You’re leaving out one incredibly important detail as far as playoff bullpen pitching goes. One man, three syllables: David Phelps. I loved this guy in the bullpen earlier in the season, and I like what I’m seeing from him as a starter. Throwing him back in the bullpen for a late September push and on into October could be that bridge the Yankees need to get to Robertson and Soriano.
Keefe: I forgot about your man crush on David Phelps and I hate to break it to you, but I think it’s a love triangle. That’s right, I’m joining this party, so I hope there’s room for three. I have loved everything Phelps has done for this team, and if he isn’t given a postseason start (which he very well could if he continues to impress and dominate) then he will be a huge addition to the bullpen.
You have told me that Raul Ibanez is your sleeper pick to be huge for the Yankees in the postseason, and I’m onboard with that decision. Ibanez has that “thing” about him that exudes confidence especially when the at-bats are the biggest the setting is most important. Granted, we could both be way off and he could have a Swisher-like 2-for-15 ALDS and the Yankees could be home in five games, but let’s just hope that’s not the case.
The other guy I think is going to be huge in October is Ichiro because of who he is and what he wanted out of going to New York to win and getting out of Seattle, the only place he ever knew in the majors. Ichiro hasn’t played in the postseason since Game 5 of the 2001 ALCS on the other side of the River Ave. Now he has a chance to chase that elusive championship, pick up the one thing missing in a Hall of Fame career that boasts a Rookie of the Year, MVP, batting titles, single-season hits records, Gold Gloves and All-Star Games, and a chance to earn a multiyear deal at the end of the season.
Why do you think Ibanez will be big in the postseason and what are you thoughts on Ichiro returning to October?
Strasser: There’s something about Raul Ibanez. He’s got that look. It’s a combination of focus, clutch, and ugly. The first two are going to be huge in October. Well, huge in my mind at least. In my mind, he has already hit two of those majestic moonshots to right in the first game of the ALDS. Okay, that may be a bit hopeful, but I really do get that vibe from him. That oddly unexplainable Jeterian vibe. But hey, I could be wrong. It’s happened before … cough … Nova … cough.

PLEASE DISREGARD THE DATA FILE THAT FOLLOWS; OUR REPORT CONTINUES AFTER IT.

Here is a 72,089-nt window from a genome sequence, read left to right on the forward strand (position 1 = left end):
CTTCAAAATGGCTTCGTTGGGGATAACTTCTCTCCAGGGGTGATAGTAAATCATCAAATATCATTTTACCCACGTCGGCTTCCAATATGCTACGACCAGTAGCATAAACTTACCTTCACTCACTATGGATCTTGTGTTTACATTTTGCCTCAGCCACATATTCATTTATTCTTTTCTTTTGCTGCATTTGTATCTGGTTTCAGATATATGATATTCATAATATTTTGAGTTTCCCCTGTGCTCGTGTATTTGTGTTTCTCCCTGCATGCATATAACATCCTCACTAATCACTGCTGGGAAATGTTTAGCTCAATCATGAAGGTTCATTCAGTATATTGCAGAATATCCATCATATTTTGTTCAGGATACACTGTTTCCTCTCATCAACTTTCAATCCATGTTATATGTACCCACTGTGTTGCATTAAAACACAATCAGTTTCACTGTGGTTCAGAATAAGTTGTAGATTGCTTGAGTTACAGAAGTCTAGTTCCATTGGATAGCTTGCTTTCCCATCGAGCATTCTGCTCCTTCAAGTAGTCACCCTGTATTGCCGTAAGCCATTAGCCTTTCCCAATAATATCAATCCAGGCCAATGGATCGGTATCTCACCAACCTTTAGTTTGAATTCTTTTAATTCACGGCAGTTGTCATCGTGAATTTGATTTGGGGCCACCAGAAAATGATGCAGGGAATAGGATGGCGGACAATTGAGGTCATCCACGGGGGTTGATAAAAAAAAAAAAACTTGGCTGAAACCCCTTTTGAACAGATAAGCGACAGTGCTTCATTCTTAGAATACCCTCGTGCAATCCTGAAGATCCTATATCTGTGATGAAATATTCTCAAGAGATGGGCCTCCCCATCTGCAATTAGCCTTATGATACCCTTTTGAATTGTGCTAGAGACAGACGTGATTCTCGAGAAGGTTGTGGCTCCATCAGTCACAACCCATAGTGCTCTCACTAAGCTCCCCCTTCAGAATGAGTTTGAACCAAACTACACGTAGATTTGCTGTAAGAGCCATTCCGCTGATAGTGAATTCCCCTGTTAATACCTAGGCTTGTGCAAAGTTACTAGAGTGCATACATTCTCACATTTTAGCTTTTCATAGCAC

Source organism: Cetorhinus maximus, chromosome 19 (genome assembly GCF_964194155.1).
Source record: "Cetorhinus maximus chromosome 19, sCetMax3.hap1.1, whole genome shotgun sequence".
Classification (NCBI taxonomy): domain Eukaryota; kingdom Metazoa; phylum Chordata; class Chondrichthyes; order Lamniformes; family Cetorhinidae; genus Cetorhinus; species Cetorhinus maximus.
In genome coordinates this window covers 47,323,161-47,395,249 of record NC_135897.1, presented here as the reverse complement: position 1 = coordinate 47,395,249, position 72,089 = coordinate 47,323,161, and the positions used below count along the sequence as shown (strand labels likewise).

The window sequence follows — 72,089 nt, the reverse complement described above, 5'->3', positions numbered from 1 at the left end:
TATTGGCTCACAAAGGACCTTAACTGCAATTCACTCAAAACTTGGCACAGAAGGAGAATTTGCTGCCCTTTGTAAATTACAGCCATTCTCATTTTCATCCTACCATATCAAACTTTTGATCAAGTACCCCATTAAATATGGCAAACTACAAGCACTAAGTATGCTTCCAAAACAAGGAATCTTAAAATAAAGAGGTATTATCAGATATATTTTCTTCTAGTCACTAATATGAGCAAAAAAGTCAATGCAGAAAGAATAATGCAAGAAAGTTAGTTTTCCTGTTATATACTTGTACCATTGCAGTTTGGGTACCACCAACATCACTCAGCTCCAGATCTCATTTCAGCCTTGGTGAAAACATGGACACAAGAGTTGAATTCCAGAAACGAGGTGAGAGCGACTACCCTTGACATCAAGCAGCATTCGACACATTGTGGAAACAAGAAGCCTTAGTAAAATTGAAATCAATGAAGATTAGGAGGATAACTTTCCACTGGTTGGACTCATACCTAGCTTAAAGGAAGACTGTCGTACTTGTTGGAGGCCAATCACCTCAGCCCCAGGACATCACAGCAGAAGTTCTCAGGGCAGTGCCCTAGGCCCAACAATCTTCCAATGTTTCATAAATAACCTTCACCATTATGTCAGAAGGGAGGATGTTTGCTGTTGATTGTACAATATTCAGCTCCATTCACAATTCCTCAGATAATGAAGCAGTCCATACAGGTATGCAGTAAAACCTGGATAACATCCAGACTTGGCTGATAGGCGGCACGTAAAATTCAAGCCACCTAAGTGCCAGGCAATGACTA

As far as Ichiro goes, I see him doing a lot of the little things for us in the playoffs. I’m not gonna sit here as a delusional Yankee homer and tell you that he’s going to rediscover his MVP form and hit .450 in the ALDS, but I do think he can provide some important benefits for the team. His baseball instincts are great, and sometimes a playoff win and the subsequent advancement to the next series can come down to one play. Whether it’s an astounding defensive play, some 2009 WS Damon-esque base running, or some other sort of contribution, I could see Ichiro having one or two “Yankee moments” in October.
My final prediction for the playoffs revolves around one of the most inconsistent cold weather bats in the league. No. 24 in your program and probably right around that number in our hearts, Robinson Cano has the potential to carry the Yankees to a ring. He’s just nonchalant enough to sleepwalk through a postseason line of .390 with eight home runs and 21 RBIs.